Despite all the talk of impending doom, the reality is that the world’s stock markets are in well-established uptrends. Furthermore, 60-years of history suggests that a major bear market in the US may not arrive until the end of the next monetary tightening cycle.
Figure 3 shows the direct correlation between interest rate hikes and US recessions (grey shaded areas on the chart). As you will note, all US recessions over the past 60 years occurred after the Fed Funds Rate was pushed up by the Federal Reserve. More importantly, Figure 3 shows that none of the recessions occurred without preceding monetary tightening.
Figure 3: Fed Funds Rate and recessions
Source: St. Louis Fed
Today, the Fed Funds Rate is at almost zero and the Federal Reserve is on hold for at least another 3 years. Thus, unless it is different this time, history suggests that a recession is unlikely.
As investors, it is important to remember that throughout history, nasty bear markets have coincided with economic recessions. Therefore, if the US economy avoids slipping into a recession this year, it is conceivable that Wall Street may continue to advance over the following months. In our view, unless there is a serious credit event in Europe, the next major bear market will arrive towards the end of the next monetary tightening cycle. Until then, reasonable valuations, cheap money and investor scepticism should continue to create the right environment for a sustainable rally.
Whether you agree with it or not, the world’s stock markets are inflating and the MSCI World Free Index has resumed its uptrend. Figure 4 confirms that the index has climbed above its 200-day moving average (light blue line) and the trend is up for now.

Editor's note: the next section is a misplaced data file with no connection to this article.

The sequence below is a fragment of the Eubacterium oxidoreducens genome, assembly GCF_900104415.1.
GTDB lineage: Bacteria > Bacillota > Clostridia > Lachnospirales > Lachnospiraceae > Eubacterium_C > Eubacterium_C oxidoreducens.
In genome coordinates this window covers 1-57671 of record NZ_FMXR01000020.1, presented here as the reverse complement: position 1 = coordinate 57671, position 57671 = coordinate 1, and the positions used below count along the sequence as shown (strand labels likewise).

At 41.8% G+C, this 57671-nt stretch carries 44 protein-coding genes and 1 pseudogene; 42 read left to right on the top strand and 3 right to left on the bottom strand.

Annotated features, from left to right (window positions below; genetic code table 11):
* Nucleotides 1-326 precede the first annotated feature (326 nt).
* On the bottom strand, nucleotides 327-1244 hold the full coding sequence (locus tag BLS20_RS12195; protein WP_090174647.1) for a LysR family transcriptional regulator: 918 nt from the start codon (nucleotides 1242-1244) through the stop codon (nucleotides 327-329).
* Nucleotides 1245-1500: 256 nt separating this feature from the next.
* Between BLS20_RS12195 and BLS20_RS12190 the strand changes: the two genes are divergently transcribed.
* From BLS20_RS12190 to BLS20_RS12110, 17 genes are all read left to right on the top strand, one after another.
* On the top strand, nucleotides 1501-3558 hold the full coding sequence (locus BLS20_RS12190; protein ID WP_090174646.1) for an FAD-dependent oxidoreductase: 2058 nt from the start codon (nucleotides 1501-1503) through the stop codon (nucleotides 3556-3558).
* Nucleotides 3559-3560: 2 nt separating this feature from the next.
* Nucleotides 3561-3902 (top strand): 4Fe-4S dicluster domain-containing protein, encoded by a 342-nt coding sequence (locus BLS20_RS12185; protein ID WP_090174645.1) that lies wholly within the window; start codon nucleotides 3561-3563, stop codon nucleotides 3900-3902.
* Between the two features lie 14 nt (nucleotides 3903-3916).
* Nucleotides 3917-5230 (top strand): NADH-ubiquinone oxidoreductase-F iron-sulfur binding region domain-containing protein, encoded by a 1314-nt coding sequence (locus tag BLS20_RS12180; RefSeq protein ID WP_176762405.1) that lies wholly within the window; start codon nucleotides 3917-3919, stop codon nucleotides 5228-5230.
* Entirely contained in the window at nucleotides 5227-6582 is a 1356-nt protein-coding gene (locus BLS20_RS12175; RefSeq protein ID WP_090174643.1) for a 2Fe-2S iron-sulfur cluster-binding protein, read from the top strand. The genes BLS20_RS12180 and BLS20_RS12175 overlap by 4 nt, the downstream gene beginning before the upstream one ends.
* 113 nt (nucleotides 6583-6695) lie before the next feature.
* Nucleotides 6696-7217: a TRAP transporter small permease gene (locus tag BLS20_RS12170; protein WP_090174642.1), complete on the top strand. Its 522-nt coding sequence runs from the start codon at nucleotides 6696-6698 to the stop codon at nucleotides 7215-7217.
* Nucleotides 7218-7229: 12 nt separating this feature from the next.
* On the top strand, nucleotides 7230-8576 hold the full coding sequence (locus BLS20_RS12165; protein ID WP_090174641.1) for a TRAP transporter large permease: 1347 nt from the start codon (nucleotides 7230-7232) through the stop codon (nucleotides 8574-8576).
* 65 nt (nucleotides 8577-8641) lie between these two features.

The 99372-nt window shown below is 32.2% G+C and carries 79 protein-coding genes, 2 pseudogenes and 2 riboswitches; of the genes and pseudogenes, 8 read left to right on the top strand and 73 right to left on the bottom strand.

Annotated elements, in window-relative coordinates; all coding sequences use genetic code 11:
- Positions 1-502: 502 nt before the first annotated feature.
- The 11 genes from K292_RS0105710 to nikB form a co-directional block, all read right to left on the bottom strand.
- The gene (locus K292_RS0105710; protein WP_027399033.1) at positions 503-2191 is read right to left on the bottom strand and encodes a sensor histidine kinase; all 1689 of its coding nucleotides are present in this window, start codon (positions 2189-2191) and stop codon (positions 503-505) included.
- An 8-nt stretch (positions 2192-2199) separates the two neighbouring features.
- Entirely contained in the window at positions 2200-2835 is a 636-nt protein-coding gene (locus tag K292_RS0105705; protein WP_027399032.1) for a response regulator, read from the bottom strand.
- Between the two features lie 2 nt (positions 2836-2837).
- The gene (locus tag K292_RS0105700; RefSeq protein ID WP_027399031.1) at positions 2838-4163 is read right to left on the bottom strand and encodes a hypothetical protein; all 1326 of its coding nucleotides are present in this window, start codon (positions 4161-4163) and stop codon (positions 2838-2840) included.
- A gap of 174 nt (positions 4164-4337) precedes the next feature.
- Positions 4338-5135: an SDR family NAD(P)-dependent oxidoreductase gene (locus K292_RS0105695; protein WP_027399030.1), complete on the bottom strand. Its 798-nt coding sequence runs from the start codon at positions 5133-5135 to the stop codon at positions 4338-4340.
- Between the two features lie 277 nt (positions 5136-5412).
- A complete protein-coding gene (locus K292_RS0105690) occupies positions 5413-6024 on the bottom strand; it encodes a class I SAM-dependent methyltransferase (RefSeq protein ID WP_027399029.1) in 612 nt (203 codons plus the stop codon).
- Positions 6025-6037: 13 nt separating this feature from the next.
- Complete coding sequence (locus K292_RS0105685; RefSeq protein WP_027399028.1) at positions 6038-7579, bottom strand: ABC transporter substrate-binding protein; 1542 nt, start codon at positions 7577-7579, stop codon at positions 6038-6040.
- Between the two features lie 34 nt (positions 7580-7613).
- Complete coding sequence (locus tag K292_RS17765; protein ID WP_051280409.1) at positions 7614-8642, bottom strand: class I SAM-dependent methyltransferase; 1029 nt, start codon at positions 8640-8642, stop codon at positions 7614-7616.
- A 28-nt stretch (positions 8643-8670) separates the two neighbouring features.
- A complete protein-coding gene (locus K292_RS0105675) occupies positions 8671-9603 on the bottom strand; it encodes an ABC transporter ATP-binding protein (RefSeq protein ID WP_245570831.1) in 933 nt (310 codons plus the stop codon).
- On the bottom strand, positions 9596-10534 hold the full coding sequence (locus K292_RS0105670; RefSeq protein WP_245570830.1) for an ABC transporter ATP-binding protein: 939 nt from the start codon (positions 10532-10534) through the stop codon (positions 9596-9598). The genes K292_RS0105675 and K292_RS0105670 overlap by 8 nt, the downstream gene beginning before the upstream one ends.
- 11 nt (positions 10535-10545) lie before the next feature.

Figure 4: MSCI World Free Index
As always, we do not know when this uptrend will end but given the favourable monetary environment, a sustainable advance cannot be ruled out. For sure, debt problems in Europe remain a legitimate threat and so does a spike in the price of oil. Nevertheless, given the fact that the US is in an election year and central banks are encouraging speculation, the odds favour the continuation of the uptrend.
For our part, we have allocated our equity portfolio to a variety of leading growth stocks which are increasing their earnings at a rapid pace. For our fund portfolio, we have invested capital in Asia, Latin America, China, India, precious metals, miners and energy. It is our belief that if Wall Street continues to advance, our holdings in these high-beta markets and sectors will perform well.
About Puru Saxena
Puru Saxena Archive
|12/02/2013||Ride the Profitable Wave||story|
|07/12/2013||The Tide Has Turned||story|
|04/19/2013||Buy U.S., Short Commodities||story|
|03/01/2013||An Overview of the Markets||story|
|02/15/2013||Race to Debase||story|
|10/12/2012||The Age of Deleveraging||story|
|09/14/2012||QE3 – An Overview of the Markets||story|
|07/27/2012||Commodities – Is the Boom Over?||story|
|06/08/2012||Will the Euro Survive?||story|